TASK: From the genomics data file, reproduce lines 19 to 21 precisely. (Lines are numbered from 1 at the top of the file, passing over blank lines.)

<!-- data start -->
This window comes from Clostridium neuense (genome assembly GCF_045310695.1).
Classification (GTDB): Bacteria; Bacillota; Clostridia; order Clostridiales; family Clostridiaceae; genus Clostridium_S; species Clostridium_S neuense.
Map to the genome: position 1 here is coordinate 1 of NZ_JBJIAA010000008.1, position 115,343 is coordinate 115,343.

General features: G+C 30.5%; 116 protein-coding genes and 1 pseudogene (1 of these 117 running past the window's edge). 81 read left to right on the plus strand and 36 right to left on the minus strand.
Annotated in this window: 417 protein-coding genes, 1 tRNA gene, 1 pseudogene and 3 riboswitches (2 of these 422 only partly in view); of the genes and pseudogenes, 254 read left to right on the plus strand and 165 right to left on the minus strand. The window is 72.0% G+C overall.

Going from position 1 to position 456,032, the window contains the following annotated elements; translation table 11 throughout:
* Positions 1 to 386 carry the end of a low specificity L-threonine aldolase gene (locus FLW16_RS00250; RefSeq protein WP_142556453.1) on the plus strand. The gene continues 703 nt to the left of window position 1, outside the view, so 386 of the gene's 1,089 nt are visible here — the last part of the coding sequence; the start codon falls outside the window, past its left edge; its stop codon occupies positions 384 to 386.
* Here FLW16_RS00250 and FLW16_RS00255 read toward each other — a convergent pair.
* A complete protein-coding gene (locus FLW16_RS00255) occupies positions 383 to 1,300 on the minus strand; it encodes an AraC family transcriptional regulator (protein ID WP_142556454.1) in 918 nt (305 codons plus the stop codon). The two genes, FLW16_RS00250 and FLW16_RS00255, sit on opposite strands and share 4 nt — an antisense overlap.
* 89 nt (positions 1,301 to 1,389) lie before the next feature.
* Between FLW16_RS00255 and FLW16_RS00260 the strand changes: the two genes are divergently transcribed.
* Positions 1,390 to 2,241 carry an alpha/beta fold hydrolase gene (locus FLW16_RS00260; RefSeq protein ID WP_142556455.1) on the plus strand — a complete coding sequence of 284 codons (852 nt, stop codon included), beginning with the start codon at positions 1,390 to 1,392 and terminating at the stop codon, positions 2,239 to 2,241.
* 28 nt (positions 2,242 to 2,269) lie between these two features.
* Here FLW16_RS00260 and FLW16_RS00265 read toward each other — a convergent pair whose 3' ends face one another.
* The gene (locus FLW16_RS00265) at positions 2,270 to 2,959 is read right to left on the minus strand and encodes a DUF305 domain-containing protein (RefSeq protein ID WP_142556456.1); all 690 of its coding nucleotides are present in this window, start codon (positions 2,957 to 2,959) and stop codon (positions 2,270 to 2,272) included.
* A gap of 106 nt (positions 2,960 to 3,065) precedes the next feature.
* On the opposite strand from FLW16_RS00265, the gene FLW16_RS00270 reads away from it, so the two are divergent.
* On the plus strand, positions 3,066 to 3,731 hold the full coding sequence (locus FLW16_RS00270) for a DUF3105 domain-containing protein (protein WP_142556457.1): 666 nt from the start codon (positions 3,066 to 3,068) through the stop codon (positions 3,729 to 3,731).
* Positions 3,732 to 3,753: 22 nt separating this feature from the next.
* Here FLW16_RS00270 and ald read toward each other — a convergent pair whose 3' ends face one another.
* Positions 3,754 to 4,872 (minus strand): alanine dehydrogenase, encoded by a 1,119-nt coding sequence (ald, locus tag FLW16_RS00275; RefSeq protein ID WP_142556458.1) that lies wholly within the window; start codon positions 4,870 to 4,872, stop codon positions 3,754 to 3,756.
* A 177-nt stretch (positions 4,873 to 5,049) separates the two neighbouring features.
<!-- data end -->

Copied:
* Positions 3,732 to 3,753: 22 nt separating this feature from the next.
* Here FLW16_RS00270 and ald read toward each other — a convergent pair whose 3' ends face one another.
* Positions 3,754 to 4,872 (minus strand): alanine dehydrogenase, encoded by a 1,119-nt coding sequence (ald, locus tag FLW16_RS00275; RefSeq protein ID WP_142556458.1) that lies wholly within the window; start codon positions 4,870 to 4,872, stop codon positions 3,754 to 3,756.